last will and testament

Should I Create a Will or a Trust?

Wills and trusts are vital components of the estate planning process. While they may seem similar, they contain important differences that may make one or the other more appropriate for you and your unique needs. Get the facts on wills and trusts and learn which one is right for you.


A will is a legally enforceable document that dictates how you want your affairs to be handled after you pass away. A will can do the following:

  • Appoint guardians for any minor children

  • Communicate your wishes to a judge as to whom your estate will pass to upon your death

  • Provide, within reason, guidelines for how you would like beneficiaries to use the assets you have left them

  • Disinherit a spouse or child

It’s important to keep in mind that if you create a will, your estate will become a matter of public record, and anything left by a will must go through probate. Wills, however, do make the probate process easier because they clearly outline what you want to happen with your assets.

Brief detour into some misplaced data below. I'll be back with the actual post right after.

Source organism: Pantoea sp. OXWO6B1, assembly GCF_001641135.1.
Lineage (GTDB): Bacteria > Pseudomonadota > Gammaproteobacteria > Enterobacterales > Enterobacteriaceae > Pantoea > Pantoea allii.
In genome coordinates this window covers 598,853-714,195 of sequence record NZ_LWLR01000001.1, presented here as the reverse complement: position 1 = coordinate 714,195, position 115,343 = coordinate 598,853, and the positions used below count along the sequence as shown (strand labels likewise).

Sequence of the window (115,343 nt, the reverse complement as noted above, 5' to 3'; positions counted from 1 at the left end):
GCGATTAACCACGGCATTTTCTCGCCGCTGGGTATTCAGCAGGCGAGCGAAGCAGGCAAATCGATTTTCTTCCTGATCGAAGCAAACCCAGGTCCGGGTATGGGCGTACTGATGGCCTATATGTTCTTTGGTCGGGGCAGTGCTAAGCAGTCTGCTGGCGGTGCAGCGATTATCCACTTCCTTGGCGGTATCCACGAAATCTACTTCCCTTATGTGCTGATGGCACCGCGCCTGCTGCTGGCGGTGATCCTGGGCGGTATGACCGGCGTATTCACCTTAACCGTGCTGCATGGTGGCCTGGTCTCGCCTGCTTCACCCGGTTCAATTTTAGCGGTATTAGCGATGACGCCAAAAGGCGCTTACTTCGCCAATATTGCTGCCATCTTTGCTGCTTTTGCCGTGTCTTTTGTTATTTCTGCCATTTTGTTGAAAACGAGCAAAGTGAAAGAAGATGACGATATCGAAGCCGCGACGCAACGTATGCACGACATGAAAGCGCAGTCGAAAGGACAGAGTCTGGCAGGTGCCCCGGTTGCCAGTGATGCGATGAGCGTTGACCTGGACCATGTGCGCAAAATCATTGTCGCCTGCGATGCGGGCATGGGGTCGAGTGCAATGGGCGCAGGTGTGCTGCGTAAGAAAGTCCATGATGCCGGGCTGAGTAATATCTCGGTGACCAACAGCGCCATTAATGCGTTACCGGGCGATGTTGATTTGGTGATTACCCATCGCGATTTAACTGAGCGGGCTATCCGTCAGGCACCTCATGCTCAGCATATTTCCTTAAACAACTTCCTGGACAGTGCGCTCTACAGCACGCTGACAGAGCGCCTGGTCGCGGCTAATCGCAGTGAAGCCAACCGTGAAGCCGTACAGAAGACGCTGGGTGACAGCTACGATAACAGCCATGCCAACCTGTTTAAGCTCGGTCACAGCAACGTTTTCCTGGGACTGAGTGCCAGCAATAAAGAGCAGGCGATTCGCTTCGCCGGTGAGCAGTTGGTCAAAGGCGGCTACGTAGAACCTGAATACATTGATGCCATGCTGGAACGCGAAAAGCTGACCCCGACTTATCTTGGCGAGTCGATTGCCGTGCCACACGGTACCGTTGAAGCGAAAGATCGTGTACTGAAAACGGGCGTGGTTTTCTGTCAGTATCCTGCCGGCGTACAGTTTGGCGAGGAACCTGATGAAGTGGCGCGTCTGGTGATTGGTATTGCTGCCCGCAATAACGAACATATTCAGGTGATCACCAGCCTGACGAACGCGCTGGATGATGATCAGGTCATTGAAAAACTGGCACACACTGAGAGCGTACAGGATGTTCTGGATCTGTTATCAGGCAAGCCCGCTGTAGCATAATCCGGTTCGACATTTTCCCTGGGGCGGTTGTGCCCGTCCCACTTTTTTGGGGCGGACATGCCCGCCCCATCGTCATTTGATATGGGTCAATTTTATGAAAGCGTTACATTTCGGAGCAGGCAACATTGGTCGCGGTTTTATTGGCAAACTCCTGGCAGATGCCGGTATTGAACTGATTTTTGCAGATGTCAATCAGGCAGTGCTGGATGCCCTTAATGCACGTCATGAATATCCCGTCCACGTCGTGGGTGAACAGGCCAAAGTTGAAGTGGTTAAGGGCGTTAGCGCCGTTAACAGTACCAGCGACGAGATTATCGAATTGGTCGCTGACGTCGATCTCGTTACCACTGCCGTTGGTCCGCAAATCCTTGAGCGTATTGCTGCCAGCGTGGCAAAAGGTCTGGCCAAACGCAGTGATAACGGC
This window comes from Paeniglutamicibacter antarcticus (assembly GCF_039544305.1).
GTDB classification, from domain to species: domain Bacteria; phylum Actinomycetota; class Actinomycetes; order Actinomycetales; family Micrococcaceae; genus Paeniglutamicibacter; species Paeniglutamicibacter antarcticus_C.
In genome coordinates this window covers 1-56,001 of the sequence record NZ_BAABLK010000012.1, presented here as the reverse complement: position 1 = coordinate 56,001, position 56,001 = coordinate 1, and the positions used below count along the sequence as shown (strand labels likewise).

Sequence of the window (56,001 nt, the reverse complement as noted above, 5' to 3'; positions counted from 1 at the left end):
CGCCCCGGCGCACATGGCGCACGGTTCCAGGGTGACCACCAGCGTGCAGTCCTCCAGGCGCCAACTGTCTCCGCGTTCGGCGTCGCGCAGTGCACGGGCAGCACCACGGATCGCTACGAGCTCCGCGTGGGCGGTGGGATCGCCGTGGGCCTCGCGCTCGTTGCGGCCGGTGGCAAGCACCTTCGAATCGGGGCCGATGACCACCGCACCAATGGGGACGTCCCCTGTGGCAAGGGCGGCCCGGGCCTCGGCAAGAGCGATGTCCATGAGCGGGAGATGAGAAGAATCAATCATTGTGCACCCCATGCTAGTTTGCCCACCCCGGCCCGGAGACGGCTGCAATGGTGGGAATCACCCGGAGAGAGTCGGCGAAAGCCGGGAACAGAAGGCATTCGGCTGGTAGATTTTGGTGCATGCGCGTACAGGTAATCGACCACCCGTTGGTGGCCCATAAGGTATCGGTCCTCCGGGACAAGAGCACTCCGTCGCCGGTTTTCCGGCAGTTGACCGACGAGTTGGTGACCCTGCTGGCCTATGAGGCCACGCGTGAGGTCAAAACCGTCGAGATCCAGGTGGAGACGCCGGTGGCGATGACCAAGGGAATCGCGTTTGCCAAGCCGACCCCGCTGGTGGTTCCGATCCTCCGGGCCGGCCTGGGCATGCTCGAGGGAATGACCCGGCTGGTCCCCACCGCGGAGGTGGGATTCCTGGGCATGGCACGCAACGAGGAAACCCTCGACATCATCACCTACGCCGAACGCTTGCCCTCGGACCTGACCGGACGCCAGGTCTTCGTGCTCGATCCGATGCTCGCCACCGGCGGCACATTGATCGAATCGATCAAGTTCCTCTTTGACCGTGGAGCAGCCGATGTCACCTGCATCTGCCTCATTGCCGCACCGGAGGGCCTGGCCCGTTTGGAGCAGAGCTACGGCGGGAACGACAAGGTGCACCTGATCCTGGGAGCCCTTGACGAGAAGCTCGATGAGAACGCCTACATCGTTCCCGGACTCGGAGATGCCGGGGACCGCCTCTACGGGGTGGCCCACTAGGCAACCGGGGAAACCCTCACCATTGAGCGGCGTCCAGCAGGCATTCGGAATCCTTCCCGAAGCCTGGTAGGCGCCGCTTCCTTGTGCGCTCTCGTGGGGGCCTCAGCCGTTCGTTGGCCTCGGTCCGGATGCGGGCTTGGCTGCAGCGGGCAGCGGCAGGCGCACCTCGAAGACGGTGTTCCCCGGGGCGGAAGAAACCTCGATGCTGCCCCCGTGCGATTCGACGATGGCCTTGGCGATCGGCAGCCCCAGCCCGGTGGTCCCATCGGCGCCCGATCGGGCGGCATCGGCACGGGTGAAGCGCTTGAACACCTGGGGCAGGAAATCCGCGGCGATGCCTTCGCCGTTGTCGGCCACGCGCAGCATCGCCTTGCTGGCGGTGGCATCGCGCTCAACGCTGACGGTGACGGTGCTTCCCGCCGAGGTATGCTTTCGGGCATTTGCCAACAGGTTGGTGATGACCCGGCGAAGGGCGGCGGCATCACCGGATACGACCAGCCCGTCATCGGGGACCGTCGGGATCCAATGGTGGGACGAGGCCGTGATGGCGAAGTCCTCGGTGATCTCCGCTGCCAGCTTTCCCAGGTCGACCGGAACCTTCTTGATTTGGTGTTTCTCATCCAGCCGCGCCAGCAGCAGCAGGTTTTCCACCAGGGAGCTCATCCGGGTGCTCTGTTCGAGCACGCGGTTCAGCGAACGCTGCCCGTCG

A trust is a legal agreement in which you give another party the authority to handle your assets for the benefit of the beneficiary. Trusts can be created while the property owner, or trustor, is still alive and can be edited throughout the trustor’s lifetime. The trust only becomes operational at the time of the trustor’s death.

A trust can accomplish the following:

  • Transfer property to loved ones after your death

  • Name a trustee to oversee the transfer of assets in accordance with your wishes

  • Keep your estate private and pass assets to heirs outside of probate court

Need Help with Estate Planning? Contact Us Today

At Upkins Law, we have extensive experience with Tennessee intestate succession laws and we know how to help you establish a will or a trust in accordance with your best interests. Our breadth of experience allows us to take a holistic approach to each client’s case, considering any and all legal and financial ramifications and therefore providing more effective counsel.

Contact us today at (615) 235-1991 to learn how we can assist you.